Ideally, there have been ten amendments that have been directed atmaking sure that the citizenry is protected from the powers of thegovernment. These are amendments that form the basis for thecitizens’ protection and that reinforce the freedoms and rights ofthe people in America. One of the aspects that is noteworthy is thefact that, the bill of rights is one of the fundamental rights. Assuch, no president that has powers over the bill of rights. This isthe same case for the senate and further, there is not absolute powerthat is given to majority public opinion, which can overturn the billof rights.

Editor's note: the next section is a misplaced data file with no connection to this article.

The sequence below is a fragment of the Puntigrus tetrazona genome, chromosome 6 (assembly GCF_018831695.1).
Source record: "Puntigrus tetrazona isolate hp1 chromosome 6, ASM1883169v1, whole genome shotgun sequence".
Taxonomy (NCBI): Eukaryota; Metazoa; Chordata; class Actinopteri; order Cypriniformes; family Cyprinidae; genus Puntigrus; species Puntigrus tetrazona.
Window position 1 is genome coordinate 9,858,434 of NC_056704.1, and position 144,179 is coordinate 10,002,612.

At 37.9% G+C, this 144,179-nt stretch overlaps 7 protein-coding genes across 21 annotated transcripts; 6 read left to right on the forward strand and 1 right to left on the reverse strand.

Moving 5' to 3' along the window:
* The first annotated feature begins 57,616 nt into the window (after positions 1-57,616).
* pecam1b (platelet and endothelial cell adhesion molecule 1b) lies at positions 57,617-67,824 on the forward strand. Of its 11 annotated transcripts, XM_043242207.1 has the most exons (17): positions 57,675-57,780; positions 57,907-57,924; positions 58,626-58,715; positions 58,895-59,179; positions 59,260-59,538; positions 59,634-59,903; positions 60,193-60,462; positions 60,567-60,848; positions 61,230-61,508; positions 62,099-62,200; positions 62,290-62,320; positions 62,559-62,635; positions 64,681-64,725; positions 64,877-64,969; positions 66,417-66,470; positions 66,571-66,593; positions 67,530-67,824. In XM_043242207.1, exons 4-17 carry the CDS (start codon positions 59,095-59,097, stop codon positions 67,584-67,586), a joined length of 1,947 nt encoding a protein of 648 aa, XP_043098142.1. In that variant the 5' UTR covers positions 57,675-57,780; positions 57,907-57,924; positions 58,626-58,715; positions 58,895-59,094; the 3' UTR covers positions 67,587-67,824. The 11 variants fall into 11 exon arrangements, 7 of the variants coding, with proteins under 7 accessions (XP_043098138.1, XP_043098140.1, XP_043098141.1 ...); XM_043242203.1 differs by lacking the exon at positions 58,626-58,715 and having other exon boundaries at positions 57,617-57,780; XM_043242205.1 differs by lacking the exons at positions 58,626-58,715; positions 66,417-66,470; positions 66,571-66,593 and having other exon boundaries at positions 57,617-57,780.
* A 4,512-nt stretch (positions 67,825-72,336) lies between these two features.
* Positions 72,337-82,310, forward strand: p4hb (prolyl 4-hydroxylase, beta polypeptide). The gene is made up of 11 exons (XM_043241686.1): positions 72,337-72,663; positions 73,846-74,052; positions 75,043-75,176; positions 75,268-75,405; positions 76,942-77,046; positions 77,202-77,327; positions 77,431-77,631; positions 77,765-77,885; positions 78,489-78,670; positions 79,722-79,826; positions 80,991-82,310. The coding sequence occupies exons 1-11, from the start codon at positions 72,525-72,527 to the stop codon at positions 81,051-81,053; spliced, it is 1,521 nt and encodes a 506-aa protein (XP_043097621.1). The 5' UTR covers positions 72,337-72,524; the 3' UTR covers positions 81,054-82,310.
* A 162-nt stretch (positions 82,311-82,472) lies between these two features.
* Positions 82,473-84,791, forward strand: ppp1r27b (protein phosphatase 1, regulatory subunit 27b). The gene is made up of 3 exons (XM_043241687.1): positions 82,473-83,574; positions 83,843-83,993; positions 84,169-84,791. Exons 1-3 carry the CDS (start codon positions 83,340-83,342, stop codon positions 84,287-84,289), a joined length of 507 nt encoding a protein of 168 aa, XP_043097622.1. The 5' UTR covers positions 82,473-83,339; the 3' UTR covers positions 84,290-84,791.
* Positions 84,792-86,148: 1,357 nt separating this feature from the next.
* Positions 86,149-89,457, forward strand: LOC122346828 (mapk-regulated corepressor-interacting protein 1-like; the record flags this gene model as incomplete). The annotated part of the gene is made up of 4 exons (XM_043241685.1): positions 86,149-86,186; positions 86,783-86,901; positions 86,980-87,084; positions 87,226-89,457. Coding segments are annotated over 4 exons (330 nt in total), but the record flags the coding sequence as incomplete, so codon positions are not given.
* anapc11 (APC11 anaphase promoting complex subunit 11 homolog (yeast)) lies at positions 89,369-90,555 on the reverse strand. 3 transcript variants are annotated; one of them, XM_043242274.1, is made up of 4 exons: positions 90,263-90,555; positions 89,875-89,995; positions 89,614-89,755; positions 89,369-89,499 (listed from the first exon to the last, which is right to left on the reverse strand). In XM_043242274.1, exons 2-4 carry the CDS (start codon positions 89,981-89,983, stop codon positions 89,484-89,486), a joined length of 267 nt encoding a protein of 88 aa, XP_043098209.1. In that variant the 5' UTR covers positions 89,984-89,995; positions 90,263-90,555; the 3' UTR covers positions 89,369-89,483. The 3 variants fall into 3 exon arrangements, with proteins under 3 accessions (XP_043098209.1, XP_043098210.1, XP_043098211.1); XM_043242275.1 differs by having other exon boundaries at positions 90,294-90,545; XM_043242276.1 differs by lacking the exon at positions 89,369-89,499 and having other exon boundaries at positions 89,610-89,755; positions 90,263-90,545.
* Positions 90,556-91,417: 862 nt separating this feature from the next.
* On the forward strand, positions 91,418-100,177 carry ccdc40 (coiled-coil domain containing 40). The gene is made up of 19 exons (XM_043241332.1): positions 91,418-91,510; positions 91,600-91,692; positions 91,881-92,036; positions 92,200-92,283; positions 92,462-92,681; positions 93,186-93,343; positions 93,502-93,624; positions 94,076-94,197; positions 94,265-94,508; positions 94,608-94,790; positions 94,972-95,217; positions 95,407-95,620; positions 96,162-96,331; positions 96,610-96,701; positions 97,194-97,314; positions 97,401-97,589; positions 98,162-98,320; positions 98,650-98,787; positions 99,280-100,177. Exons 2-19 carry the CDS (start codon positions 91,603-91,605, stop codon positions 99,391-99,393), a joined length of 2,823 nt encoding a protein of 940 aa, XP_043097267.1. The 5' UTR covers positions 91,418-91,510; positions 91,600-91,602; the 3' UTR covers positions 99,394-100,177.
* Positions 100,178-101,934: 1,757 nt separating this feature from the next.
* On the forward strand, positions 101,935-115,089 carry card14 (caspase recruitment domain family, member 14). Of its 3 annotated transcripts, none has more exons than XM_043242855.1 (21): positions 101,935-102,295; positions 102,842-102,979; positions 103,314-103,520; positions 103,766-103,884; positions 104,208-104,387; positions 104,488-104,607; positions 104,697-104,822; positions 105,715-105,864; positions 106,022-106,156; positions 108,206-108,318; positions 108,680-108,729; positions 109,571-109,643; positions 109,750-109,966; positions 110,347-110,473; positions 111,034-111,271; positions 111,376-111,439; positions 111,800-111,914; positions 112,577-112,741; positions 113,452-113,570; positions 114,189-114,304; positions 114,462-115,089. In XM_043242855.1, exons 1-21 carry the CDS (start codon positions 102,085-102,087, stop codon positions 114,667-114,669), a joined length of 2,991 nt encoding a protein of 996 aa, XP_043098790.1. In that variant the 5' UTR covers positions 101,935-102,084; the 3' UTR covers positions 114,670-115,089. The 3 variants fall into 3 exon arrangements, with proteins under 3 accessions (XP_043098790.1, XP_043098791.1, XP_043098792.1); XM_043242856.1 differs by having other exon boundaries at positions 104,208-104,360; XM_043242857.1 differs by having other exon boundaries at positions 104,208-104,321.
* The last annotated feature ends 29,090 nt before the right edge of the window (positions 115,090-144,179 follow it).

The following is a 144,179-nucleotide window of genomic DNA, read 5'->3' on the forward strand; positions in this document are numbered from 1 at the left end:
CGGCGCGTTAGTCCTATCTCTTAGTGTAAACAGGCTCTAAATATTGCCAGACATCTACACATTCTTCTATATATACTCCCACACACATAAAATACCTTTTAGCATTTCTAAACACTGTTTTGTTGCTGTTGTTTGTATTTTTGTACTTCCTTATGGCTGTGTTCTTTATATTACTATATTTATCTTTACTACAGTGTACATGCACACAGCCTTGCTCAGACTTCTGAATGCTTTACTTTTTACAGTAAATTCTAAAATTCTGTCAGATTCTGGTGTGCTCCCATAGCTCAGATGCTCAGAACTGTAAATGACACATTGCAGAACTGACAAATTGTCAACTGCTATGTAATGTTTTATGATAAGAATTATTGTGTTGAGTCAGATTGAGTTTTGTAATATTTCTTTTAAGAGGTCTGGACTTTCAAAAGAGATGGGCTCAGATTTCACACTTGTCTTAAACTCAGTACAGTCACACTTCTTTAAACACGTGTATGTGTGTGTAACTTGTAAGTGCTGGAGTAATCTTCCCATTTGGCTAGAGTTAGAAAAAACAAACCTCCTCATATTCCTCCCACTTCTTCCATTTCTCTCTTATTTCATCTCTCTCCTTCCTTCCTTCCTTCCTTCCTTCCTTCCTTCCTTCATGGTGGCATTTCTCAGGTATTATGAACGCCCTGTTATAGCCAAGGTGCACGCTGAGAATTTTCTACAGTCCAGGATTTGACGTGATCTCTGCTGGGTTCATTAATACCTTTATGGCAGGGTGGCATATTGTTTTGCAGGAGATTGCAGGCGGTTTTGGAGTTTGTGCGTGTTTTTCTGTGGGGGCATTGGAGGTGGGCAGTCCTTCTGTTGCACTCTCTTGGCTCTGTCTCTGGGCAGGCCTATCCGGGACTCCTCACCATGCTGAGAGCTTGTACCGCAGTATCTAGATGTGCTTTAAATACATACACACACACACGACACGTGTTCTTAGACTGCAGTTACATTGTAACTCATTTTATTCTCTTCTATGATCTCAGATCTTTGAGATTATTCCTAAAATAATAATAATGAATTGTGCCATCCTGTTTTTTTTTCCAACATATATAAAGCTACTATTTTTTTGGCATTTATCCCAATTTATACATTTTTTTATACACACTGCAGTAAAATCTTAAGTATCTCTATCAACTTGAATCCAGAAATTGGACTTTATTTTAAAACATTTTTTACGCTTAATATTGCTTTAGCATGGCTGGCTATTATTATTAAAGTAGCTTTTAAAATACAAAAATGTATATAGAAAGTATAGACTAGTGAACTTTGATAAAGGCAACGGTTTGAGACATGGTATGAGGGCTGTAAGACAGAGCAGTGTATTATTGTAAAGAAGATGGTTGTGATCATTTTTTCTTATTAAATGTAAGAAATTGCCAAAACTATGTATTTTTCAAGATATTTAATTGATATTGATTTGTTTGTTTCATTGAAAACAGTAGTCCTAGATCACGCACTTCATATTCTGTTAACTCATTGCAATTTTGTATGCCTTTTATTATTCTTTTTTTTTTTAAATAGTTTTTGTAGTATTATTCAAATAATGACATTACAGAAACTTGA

Of the ten amendments that have been effected, there are fourimportant ones that layout the background for the protection of thecitizens’ rights. The first amendment is one very crucial inclusionand one that dictates the freedoms and rights of the citizens thatshould not be abused by the government. The first amendmentguarantees the freedoms on religion, expression, right to petitionand assembly. Ideally, this is an amendment that protects thatcitizens from congress making any laws that may prohibit the abovementioned freedoms. Adopted in the year 1791, it is one of the mostfundamental amendments that basically constitutes the bill of rights.It is also highly connected to the anti-federalist opposition to theratification of the constitution, to ensure freedoms and rights ofthe people are abused by the government at any one point (Lynch,2016). The rights to the freedoms of press, expression, assembly,petition, redress of grievances towards the government form apowerful tool that the government would want to curtail, but with theamendment, the people are shielded from the government powers to dothe same.